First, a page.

All Ulcers Are Not The Same: Diabetic Ulcers

diabetes dictionary entry

Skin ulcerations. They can be painful for patients and terrifying for families. They bring to mind the image of bed sores, possibly caused by neglect and abuse. But, anyone who has a loved one in a healthcare facility should understand that not all ulcers are the same—and, perhaps somewhat reassuringly, most are not the result of negligence. Ulcers can and do happen, even in the presence of excellent clinical care.

There are a variety of skin ulcers. Most people know a bit about decubitus ulcers or pressure sores, also known as bed sores. Kennedy Terminal Ulcers (KTUs), another type of pressure sore, occur at the end of life. But, there are several other types of ulcers that are non-pressure-related, including venous stasis ulcers, arterial ulcers, and neurotrophic (diabetic) ulcers. In this post, we will cover neurotrophic, or diabetic, ulcers.

Patients with diabetes mellitus are at an increased risk for numerous long-term complications, so it certainly is not surprising that diabetes can negatively affect the body’s largest organ—the skin. Diabetics often suffer damage to the nerves, known as neuropathy, resulting in a loss of sensation in the lower extremities. Additionally, elevated blood glucose levels can damage blood vessels, resulting in decreased blood flow to the lower extremities. Together, this damage sets the perfect stage for lower extremity injuries and subsequent ulceration.

As with all types of ulcers, diabetic ulcers have some defining characteristics:

  • LOCATION: Diabetic ulcers are usually located on pressure points on the bottom of the feet, although ulcers associated with trauma can occur anywhere on the lower extremities.
  • APPEARANCE OF WOUND: The borders of a diabetic ulcer are punched out and the surrounding skin is usually calloused. Diabetic ulcers are often small wounds of varying depths. These ulcers frequently have a pale wound bed, little or no granulation, and necrotic tissue. The ulcers generally have minimal to no drainage, unless the wound is infected, in which foul-smelling and/or purulent drainage may be present.
  • APPEARANCE OF EXTREMITY: The affected extremity may be warm to the touch, red, and swollen. Pulses will be present unless arterial disease is present.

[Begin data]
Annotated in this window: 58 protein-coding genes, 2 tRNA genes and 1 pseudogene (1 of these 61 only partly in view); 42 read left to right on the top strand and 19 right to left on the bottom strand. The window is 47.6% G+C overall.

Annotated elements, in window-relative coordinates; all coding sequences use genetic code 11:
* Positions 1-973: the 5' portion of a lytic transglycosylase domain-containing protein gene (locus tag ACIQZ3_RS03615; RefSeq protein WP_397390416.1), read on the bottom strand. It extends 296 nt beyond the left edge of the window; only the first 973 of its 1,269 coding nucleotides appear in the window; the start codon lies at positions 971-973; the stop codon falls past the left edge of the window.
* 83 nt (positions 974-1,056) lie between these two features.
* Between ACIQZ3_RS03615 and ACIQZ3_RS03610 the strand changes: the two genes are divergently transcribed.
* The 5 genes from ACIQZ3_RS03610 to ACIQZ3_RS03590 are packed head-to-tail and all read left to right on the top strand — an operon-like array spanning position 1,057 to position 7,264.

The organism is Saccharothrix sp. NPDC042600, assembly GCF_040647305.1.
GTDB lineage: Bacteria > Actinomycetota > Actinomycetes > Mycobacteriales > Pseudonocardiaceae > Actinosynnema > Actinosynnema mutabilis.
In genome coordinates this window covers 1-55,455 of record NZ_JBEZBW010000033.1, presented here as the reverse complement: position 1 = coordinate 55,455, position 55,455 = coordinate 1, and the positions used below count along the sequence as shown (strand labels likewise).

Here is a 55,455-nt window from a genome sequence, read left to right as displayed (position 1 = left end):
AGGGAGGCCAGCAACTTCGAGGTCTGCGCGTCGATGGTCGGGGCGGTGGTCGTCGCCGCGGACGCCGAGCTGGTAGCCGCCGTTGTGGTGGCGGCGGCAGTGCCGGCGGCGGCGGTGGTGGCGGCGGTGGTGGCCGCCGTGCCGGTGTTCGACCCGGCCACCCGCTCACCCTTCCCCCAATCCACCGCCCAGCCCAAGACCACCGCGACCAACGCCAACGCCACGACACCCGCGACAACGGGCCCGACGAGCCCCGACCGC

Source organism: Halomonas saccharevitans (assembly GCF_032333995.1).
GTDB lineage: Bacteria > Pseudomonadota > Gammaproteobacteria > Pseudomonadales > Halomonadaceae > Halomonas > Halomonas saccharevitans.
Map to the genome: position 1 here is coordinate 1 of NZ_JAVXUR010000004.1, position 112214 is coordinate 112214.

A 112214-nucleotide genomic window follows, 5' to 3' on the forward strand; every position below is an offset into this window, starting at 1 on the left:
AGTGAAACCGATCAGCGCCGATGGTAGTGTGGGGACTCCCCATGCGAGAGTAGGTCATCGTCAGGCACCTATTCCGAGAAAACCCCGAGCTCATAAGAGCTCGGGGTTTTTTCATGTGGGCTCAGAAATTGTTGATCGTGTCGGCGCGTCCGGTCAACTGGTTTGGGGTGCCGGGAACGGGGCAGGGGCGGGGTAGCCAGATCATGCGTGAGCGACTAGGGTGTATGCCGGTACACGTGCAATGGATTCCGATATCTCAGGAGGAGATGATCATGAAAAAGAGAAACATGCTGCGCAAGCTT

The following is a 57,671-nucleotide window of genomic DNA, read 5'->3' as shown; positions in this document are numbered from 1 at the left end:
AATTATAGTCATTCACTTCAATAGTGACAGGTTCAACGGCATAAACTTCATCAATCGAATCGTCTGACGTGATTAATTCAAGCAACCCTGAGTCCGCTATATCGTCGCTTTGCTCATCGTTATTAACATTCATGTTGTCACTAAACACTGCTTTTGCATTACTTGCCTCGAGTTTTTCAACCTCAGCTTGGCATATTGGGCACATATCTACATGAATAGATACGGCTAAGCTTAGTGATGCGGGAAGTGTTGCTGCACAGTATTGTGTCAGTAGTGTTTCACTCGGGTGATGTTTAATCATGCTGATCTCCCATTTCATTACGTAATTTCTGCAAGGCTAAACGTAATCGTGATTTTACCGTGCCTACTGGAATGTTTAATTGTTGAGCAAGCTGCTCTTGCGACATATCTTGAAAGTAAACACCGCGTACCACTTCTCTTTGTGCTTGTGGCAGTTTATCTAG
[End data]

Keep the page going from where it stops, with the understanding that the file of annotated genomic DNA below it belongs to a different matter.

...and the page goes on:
• TESTING: A variety of simple, non-invasive tests can be performed to detect the presence of neuropathy and assess the quality of blood flow to the lower extremities.

Once a diabetic ulcer develops, treatment should focus on pressure relief, debridement (removal of dead tissue), management of any infection, and surgical intervention as indicated. Off-loading can be accomplished using cast boots, therapeutic shoes, and custom insoles. Debridement can be achieved by surgical means, or non-surgically with topical agents. Diabetic ulcers can become limb- and life-threatening in the event of an infection. If an infection is suspected, wound cultures are necessary to determine the appropriate course of antibiotic treatment. Bone cultures and/or radiographic examinations are used to confirm osteomyelitis (an infection of the bone). Unfortunately, once osteomyelitis is present, the infected bone usually must be removed.

Although diabetic ulcers are just one type of ulcer encountered in healthcare settings, they often pose the greatest risk for adverse outcomes. Prevention and management of diabetic ulcers is key. Many have heard the old adage that an ounce of prevention is worth a pound of cure; that adage is particularly true when it comes to preventing diabetic ulcers. Patients should be educated on ways to reduce their risk for developing diabetic ulcers, including daily examinations of the lower extremity skin, daily washing and drying of the feet, adequate control of blood glucose and lipid levels, routine podiatry care, neuropathy screening, appropriate footwear, and avoidance of cigarette smoking.

Diabetic ulcers can be alarming, just like bed sores and other types of wounds. But with an understanding of their physiological cause and possible interventions, providers and families can work together to find the best treatment and achieve the best outcome for patients. When it comes to skin ulcers, knowing the facts can help alleviate emotional upset and prevent unnecessary claims and allegations—a win for everyone involved.

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